TUCSON, Ariz. (KGUN) — Sheila Allen and her mom Patricia McNeely are one of many families who lived on the Southside while the water was being contaminated by TCE.
To this day, they say they believe the source of their health issues is drinking the contaminated water, but they didn’t file in the lawsuits hundreds of their neighbors did.
Sheila said she wishes she filed because after years of medical issues she just wants someone to believe her.
“Just to have it on record because nobody believes me. Nobody believes us now," said Allen. “I keep telling them, ‘hey, I drank this water there is something wrong.' I’m suffering and they won’t listen to me.”
Allen said she has been tested for lupus, an autoimmune disease, but to this day can't pinpoint an exact health condition.
Drinking the chemical can lead to impacts on the immune system, according to the EPA.
However, her mom says filing in the lawsuit wouldn’t have made a difference.
“It wasn’t about the money and stuff. I kept putting two and two together— what is happening,” said McNeely.
Years after drinking the contaminated water, she said she battled cervical cancer. A condition that is a known result of exposure.
Looking back on it all decades later, all they want is accountability.
KGUN 9 reached out to Mayor Regina Romero to see what the city is doing today to make sure this never happens again.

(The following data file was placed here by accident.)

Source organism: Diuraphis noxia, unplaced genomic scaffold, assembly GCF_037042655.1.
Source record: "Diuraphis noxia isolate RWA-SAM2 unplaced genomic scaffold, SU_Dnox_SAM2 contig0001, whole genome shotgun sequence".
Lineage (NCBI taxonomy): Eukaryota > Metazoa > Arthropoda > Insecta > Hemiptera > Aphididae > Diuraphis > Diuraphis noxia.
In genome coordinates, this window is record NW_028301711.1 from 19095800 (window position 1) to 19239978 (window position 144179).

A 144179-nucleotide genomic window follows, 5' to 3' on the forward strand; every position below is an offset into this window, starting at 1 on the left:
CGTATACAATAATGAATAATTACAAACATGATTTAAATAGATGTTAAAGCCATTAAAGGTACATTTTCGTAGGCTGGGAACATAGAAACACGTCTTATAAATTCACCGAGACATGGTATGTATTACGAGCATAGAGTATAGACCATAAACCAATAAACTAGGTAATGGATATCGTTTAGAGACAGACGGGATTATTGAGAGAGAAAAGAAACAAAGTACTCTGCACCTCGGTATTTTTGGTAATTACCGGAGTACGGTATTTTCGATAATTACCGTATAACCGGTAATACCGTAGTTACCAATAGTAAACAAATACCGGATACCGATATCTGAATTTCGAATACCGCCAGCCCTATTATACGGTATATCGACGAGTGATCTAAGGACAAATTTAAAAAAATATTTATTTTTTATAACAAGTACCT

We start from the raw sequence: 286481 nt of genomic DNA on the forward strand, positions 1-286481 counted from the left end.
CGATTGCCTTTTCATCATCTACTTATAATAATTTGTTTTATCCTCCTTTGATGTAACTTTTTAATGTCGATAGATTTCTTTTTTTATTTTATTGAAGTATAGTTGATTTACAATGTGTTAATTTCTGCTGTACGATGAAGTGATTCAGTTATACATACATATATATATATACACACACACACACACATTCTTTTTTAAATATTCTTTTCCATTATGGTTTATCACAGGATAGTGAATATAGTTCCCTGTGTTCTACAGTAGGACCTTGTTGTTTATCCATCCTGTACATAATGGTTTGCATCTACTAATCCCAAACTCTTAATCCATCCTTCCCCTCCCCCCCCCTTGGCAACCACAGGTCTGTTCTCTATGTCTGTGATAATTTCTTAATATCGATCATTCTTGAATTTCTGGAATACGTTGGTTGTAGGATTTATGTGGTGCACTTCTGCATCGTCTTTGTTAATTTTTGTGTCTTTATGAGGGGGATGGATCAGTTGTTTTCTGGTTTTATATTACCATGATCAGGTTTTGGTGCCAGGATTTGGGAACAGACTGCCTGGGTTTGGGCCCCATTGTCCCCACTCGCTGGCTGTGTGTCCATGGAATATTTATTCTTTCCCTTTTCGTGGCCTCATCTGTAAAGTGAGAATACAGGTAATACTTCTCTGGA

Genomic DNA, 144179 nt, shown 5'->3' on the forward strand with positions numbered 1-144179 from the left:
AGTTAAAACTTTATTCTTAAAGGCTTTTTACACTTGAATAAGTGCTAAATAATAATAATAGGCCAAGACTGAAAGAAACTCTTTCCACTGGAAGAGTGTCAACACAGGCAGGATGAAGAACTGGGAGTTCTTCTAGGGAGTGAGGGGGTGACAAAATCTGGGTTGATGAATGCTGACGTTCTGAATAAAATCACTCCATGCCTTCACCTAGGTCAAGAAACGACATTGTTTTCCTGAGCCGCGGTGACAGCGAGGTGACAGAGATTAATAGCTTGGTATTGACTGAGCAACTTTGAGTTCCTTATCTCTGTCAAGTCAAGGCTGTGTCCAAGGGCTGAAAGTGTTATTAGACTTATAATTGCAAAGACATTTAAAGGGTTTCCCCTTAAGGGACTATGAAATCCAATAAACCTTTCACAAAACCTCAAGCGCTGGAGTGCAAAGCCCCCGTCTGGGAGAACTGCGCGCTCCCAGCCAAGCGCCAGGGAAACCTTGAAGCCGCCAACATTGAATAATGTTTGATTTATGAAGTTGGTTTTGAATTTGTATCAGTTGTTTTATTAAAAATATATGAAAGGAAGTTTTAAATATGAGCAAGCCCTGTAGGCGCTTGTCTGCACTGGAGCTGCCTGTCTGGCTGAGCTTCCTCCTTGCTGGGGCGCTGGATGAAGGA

"Previous mayors to me, myself and other councils have been diligent about disclosing and transferring information to the community," explained Romero.
Make no mistake, the city was not in charge of the water Southside residents were getting at the time of the contamination.
But Mayor Romero sympathizes with the families today.
"Many families saw firsthand, to this day, their loved ones fall with cancer. We have cancer clusters in the south side of our city. And so, you know, it's not about pointing blame, even though we want to do what's right, and we did find who exactly was causing this contamination in our water," she said.
After the contamination was discovered Tucson Water took over operations. Since then, Mayor Romero said the city has invested millions into making sure the water is clean.
She added it's the city's responsibility to deliver clean water.
"Since TCE, we have been on top of this issue," she said.